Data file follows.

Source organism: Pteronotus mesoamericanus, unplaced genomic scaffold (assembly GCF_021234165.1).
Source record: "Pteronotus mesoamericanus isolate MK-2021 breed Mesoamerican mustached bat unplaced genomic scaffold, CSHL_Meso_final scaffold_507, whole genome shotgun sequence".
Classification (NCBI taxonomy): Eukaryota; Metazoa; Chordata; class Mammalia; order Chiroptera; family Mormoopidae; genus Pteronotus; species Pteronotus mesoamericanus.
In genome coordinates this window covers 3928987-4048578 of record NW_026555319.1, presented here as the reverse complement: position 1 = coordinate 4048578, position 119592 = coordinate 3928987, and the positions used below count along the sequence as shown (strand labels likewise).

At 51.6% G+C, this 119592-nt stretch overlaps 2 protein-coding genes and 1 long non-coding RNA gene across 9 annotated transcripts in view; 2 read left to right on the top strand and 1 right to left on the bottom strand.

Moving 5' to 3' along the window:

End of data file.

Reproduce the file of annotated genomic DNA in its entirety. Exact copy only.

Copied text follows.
Source organism: Pteronotus mesoamericanus, unplaced genomic scaffold (assembly GCF_021234165.1).
Source record: "Pteronotus mesoamericanus isolate MK-2021 breed Mesoamerican mustached bat unplaced genomic scaffold, CSHL_Meso_final scaffold_507, whole genome shotgun sequence".
Classification (NCBI taxonomy): Eukaryota; Metazoa; Chordata; class Mammalia; order Chiroptera; family Mormoopidae; genus Pteronotus; species Pteronotus mesoamericanus.
In genome coordinates this window covers 3928987-4048578 of record NW_026555319.1, presented here as the reverse complement: position 1 = coordinate 4048578, position 119592 = coordinate 3928987, and the positions used below count along the sequence as shown (strand labels likewise).

At 51.6% G+C, this 119592-nt stretch overlaps 2 protein-coding genes and 1 long non-coding RNA gene across 9 annotated transcripts in view; 2 read left to right on the top strand and 1 right to left on the bottom strand.

Moving 5' to 3' along the window: